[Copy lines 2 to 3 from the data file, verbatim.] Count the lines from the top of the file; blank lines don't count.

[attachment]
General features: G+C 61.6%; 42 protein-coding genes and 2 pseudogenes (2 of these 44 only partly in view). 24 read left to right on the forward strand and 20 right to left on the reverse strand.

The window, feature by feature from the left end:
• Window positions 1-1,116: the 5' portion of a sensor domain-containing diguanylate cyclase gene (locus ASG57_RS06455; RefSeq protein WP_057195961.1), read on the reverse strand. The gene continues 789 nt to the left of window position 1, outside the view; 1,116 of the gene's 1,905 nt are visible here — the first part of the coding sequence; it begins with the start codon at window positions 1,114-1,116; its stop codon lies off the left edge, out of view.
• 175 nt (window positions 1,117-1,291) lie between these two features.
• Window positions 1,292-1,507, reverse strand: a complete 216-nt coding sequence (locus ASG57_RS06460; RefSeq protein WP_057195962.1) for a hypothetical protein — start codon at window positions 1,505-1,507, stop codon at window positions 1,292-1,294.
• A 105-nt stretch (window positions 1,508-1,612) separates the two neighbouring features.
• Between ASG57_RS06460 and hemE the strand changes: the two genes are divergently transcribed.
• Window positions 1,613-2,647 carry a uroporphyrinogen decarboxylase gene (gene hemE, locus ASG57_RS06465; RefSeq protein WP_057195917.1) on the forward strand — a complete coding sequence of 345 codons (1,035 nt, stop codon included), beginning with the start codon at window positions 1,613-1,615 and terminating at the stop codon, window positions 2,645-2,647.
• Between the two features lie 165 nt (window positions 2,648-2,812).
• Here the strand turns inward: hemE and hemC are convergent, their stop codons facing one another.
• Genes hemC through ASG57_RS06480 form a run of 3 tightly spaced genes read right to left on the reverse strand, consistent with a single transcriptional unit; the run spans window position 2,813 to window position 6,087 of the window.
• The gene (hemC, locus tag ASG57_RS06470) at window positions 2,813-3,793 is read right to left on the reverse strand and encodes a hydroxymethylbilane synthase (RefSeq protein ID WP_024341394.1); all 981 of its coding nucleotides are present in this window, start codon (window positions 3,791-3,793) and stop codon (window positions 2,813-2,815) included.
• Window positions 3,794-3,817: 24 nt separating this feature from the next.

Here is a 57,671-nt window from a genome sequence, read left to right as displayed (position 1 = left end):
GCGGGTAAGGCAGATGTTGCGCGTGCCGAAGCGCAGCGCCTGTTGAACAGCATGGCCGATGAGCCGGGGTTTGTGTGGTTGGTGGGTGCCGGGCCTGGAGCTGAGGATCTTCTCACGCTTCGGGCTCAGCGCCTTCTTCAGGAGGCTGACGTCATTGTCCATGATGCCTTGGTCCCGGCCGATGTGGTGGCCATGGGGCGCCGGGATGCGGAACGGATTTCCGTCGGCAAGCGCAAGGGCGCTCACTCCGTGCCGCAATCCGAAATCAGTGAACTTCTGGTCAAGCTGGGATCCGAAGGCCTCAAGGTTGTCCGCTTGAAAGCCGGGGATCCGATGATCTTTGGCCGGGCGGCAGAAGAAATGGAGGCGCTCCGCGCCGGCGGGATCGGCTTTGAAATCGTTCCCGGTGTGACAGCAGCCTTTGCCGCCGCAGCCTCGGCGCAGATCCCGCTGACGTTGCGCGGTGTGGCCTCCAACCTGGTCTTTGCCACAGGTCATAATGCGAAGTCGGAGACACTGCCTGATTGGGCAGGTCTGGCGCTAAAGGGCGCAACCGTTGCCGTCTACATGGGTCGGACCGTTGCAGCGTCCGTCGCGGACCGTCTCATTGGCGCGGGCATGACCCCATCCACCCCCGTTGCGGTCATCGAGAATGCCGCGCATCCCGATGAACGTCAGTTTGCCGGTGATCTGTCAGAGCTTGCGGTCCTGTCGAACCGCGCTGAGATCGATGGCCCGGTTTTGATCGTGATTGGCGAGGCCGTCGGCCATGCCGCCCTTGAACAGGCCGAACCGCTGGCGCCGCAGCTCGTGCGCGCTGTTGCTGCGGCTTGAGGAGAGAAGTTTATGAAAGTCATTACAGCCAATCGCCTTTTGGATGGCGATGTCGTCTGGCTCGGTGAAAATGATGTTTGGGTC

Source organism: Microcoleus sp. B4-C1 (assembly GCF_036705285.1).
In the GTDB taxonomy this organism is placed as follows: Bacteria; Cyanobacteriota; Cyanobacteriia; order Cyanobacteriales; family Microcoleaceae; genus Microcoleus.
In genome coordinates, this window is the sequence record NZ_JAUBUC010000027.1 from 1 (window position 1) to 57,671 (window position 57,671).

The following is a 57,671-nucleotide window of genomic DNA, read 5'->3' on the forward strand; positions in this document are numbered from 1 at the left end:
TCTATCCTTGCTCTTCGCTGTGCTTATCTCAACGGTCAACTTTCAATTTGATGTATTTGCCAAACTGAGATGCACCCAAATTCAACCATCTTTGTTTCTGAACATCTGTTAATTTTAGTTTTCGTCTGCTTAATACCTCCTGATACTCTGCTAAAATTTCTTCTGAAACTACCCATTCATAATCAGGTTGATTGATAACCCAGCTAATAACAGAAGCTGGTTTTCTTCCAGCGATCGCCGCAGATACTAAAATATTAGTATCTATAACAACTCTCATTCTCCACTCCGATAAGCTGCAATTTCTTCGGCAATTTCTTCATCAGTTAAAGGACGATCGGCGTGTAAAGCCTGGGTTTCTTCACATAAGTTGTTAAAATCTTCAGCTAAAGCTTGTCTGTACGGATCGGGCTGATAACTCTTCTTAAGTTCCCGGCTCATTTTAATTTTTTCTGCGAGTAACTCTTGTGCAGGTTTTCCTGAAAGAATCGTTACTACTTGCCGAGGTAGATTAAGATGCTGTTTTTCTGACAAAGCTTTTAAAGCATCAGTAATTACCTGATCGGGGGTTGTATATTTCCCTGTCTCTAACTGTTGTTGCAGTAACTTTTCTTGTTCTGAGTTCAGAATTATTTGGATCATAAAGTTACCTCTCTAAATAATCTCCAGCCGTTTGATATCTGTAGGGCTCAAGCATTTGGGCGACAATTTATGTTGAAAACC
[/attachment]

The window, feature by feature from the left end:
• Window positions 1-1,116: the 5' portion of a sensor domain-containing diguanylate cyclase gene (locus ASG57_RS06455; RefSeq protein WP_057195961.1), read on the reverse strand. The gene continues 789 nt to the left of window position 1, outside the view; 1,116 of the gene's 1,905 nt are visible here — the first part of the coding sequence; it begins with the start codon at window positions 1,114-1,116; its stop codon lies off the left edge, out of view.